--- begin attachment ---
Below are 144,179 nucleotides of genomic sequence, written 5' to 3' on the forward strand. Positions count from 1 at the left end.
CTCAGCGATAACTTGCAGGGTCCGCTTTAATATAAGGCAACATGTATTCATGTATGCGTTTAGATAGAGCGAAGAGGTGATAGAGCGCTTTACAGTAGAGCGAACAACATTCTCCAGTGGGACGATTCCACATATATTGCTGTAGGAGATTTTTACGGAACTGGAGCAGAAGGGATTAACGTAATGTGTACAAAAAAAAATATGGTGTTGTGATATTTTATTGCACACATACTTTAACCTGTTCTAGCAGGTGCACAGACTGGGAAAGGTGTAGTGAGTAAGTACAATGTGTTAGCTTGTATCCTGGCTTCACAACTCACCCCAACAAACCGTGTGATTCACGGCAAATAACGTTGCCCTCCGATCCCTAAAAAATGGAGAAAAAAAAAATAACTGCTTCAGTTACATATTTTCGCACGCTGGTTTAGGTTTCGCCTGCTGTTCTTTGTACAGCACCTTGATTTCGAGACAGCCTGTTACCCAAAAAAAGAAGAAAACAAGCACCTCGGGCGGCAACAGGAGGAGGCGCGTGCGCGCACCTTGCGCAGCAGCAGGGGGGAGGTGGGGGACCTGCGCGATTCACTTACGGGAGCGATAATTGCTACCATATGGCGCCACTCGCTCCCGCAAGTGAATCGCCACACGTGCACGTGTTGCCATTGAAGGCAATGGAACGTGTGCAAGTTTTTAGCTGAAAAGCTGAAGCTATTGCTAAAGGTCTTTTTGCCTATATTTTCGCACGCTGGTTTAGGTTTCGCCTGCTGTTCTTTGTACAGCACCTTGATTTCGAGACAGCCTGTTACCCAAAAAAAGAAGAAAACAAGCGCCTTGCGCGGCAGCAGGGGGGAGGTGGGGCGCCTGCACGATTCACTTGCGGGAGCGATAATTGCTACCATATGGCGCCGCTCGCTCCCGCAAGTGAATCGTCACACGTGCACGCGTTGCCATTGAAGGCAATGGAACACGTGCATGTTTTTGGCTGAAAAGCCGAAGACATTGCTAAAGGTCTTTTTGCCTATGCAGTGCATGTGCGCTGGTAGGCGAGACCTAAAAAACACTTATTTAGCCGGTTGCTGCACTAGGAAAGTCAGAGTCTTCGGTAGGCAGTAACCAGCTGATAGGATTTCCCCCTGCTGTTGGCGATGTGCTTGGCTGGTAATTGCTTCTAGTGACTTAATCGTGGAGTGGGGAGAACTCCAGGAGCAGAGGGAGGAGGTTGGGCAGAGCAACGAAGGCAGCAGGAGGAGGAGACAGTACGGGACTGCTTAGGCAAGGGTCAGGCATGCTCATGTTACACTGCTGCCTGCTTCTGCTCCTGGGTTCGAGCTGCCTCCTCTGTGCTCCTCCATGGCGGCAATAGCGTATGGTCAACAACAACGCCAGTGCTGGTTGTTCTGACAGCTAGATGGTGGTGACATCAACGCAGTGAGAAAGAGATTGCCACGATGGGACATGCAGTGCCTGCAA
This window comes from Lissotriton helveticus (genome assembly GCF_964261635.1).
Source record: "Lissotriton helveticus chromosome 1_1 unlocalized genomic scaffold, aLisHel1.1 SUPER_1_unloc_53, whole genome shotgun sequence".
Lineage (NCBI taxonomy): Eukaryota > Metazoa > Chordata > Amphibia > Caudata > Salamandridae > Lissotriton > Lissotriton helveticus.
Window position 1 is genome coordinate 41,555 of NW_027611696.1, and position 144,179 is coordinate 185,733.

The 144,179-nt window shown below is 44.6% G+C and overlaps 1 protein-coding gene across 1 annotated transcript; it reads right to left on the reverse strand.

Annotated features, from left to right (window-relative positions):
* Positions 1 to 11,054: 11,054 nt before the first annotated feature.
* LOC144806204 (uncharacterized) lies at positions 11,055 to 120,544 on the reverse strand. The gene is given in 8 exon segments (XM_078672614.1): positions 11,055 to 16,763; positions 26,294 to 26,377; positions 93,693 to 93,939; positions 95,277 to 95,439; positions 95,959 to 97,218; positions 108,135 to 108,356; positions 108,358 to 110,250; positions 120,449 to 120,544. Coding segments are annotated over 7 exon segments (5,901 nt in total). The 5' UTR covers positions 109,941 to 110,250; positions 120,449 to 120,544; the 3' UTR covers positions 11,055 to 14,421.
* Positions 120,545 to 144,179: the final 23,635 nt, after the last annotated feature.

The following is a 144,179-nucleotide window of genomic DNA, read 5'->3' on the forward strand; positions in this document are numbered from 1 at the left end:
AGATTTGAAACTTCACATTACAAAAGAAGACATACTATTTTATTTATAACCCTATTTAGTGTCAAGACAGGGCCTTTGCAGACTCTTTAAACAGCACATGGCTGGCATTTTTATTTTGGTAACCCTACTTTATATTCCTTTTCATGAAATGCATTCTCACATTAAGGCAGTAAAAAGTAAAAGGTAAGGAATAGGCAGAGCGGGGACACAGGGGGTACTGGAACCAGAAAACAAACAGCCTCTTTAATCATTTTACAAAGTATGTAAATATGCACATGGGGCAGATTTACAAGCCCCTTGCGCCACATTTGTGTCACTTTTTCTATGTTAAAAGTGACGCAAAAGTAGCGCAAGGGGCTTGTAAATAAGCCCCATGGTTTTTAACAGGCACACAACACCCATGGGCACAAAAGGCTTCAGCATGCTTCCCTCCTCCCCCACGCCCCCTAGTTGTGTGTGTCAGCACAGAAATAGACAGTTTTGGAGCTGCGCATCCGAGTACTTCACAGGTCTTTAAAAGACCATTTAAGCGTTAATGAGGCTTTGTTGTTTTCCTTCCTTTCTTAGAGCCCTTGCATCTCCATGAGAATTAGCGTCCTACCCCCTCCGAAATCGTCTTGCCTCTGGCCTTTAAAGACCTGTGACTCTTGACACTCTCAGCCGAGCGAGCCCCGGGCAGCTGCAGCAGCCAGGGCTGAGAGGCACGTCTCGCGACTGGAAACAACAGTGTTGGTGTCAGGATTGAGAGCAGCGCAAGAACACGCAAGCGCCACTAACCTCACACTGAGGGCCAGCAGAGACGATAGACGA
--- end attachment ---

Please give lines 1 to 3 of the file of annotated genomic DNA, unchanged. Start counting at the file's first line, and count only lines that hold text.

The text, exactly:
Below are 144,179 nucleotides of genomic sequence, written 5' to 3' on the forward strand. Positions count from 1 at the left end.
CTCAGCGATAACTTGCAGGGTCCGCTTTAATATAAGGCAACATGTATTCATGTATGCGTTTAGATAGAGCGAAGAGGTGATAGAGCGCTTTACAGTAGAGCGAACAACATTCTCCAGTGGGACGATTCCACATATATTGCTGTAGGAGATTTTTACGGAACTGGAGCAGAAGGGATTAACGTAATGTGTACAAAAAAAAATATGGTGTTGTGATATTTTATTGCACACATACTTTAACCTGTTCTAGCAGGTGCACAGACTGGGAAAGGTGTAGTGAGTAAGTACAATGTGTTAGCTTGTATCCTGGCTTCACAACTCACCCCAACAAACCGTGTGATTCACGGCAAATAACGTTGCCCTCCGATCCCTAAAAAATGGAGAAAAAAAAAATAACTGCTTCAGTTACATATTTTCGCACGCTGGTTTAGGTTTCGCCTGCTGTTCTTTGTACAGCACCTTGATTTCGAGACAGCCTGTTACCCAAAAAAAGAAGAAAACAAGCACCTCGGGCGGCAACAGGAGGAGGCGCGTGCGCGCACCTTGCGCAGCAGCAGGGGGGAGGTGGGGGACCTGCGCGATTCACTTACGGGAGCGATAATTGCTACCATATGGCGCCACTCGCTCCCGCAAGTGAATCGCCACACGTGCACGTGTTGCCATTGAAGGCAATGGAACGTGTGCAAGTTTTTAGCTGAAAAGCTGAAGCTATTGCTAAAGGTCTTTTTGCCTATATTTTCGCACGCTGGTTTAGGTTTCGCCTGCTGTTCTTTGTACAGCACCTTGATTTCGAGACAGCCTGTTACCCAAAAAAAGAAGAAAACAAGCGCCTTGCGCGGCAGCAGGGGGGAGGTGGGGCGCCTGCACGATTCACTTGCGGGAGCGATAATTGCTACCATATGGCGCCGCTCGCTCCCGCAAGTGAATCGTCACACGTGCACGCGTTGCCATTGAAGGCAATGGAACACGTGCATGTTTTTGGCTGAAAAGCCGAAGACATTGCTAAAGGTCTTTTTGCCTATGCAGTGCATGTGCGCTGGTAGGCGAGACCTAAAAAACACTTATTTAGCCGGTTGCTGCACTAGGAAAGTCAGAGTCTTCGGTAGGCAGTAACCAGCTGATAGGATTTCCCCCTGCTGTTGGCGATGTGCTTGGCTGGTAATTGCTTCTAGTGACTTAATCGTGGAGTGGGGAGAACTCCAGGAGCAGAGGGAGGAGGTTGGGCAGAGCAACGAAGGCAGCAGGAGGAGGAGACAGTACGGGACTGCTTAGGCAAGGGTCAGGCATGCTCATGTTACACTGCTGCCTGCTTCTGCTCCTGGGTTCGAGCTGCCTCCTCTGTGCTCCTCCATGGCGGCAATAGCGTATGGTCAACAACAACGCCAGTGCTGGTTGTTCTGACAGCTAGATGGTGGTGACATCAACGCAGTGAGAAAGAGATTGCCACGATGGGACATGCAGTGCCTGCAA
This window comes from Lissotriton helveticus (genome assembly GCF_964261635.1).